The most surefire way to have control over your lunch is to make it. But, for those who are used to buying pre-made food, having to plan, shop, and cook ahead can feel overwhelming. Establish the healthy habit slowly.
“Start with the absolute smallest possible change that you can,” says Bethany Snodgrass, holistic health coach and operations manager at the Equinox Fitness Training Institute in New York City. “If the goal is, ‘five days a week, I’m going to bring lunch,’ that’s a huge goal—a lot of steps, a lot of days. Start with, ‘I’m going to create the grocery list for the lunches I want to make.’”
Gradually work your way toward five homemade lunches a week to make the habit more attainable, Snodgrass says.
If you're often reduced to half a protein bar or a few bites of salad, consider scheduling lunch on your calendar ahead of time, preferably three to five hours after breakfast. That way, you can fully commit to eating and plan around it.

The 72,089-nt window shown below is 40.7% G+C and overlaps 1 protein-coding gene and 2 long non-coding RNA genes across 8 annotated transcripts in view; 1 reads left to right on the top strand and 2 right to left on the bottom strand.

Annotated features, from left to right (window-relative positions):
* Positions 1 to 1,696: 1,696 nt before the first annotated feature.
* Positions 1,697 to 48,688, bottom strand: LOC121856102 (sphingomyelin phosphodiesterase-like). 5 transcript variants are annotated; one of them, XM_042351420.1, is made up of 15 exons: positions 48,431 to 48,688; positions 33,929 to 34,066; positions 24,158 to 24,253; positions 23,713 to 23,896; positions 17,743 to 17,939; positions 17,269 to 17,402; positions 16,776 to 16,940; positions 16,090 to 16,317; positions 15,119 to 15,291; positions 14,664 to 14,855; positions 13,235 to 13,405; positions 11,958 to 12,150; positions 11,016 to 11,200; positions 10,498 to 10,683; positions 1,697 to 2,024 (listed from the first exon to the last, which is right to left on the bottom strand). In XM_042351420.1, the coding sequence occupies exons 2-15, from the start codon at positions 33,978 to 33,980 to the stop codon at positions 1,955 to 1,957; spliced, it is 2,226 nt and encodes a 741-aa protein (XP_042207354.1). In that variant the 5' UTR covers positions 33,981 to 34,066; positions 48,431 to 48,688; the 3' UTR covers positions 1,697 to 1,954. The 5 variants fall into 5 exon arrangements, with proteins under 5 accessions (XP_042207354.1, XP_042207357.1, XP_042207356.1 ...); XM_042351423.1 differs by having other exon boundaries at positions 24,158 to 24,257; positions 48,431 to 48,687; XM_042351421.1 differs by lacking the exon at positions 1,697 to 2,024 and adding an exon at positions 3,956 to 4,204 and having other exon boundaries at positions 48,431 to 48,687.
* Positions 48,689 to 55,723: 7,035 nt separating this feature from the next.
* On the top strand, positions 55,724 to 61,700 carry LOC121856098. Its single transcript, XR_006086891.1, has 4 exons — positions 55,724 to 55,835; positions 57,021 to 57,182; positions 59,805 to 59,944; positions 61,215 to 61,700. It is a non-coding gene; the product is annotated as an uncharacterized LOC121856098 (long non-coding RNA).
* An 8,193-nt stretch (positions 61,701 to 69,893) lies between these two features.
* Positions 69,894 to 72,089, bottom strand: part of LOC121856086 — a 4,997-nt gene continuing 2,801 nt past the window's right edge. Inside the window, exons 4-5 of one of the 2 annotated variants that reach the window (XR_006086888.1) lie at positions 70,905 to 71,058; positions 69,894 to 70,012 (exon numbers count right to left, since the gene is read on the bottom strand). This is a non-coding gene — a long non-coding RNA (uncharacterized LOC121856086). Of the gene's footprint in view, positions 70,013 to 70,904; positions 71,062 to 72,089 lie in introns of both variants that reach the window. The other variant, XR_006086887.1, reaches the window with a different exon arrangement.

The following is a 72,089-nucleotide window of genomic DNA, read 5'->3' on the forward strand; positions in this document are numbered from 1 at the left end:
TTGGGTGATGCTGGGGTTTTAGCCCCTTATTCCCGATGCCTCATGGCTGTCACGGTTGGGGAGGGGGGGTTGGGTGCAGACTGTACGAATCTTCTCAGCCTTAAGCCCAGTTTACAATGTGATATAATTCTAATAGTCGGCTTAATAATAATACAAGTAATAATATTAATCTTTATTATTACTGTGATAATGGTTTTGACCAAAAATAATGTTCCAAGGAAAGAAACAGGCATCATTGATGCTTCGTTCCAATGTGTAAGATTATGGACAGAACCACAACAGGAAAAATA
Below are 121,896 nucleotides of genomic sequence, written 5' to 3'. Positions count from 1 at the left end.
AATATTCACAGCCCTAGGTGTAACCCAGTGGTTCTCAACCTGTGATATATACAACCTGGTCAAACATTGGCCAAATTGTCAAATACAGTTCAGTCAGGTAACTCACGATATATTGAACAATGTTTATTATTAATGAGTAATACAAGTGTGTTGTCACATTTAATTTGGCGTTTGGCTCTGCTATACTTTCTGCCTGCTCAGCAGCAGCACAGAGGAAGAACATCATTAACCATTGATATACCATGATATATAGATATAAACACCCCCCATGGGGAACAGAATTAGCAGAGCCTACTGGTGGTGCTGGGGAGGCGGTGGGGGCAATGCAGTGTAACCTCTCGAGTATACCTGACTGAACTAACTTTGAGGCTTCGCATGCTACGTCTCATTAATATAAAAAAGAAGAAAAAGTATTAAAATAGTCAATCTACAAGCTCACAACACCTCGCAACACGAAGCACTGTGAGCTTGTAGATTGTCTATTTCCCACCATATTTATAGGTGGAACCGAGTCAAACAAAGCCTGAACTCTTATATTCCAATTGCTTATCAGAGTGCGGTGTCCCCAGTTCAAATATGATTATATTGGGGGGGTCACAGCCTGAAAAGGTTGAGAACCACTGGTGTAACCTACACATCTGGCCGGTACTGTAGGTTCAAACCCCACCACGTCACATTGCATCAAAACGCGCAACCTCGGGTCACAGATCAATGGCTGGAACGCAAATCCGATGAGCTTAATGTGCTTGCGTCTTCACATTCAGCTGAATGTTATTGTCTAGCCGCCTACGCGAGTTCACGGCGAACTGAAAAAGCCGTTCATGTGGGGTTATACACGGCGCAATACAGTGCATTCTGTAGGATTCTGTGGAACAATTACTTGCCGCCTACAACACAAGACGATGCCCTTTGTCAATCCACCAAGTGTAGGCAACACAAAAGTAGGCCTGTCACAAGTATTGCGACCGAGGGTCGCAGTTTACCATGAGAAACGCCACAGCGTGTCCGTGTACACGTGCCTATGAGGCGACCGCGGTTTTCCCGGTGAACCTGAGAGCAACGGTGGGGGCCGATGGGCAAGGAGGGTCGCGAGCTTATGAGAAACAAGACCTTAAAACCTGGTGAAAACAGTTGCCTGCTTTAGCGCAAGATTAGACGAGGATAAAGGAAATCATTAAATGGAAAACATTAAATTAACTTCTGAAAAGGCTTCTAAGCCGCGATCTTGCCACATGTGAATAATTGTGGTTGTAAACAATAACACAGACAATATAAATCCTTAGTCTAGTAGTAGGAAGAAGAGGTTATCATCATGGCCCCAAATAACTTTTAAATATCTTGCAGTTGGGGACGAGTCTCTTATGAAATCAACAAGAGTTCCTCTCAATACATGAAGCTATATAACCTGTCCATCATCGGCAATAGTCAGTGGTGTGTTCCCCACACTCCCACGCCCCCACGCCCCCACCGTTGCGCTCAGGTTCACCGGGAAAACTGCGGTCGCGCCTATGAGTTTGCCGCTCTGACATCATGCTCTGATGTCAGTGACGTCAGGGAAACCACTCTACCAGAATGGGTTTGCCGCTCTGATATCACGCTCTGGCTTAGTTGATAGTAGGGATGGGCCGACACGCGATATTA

Dick suggests pacing yourself so that the meal takes at least 20 minutes. Finish too quickly and you may be inclined to overeat, because it takes 20 minutes for your stomach to alert your brain that you’re satiated. To be sure you're spacing out the time, consider listening to a podcast at your desk or setting a timer and allotting a certain number of articles to read while you eat.
“Try to have at least three different colors of lunch fruits and vegetables,” Snodgrass says. “If there’s an opportunity to have different colors on different days, [do it]. Try to get all seven colors of the rainbow through the week.” By starting with just three, it feels easier to accomplish, and you can then work your way up to more. To combine vegetables with lean protein, Snodgrass recommends soups, stews, or chilis with ground chicken or turkey and lots of spices.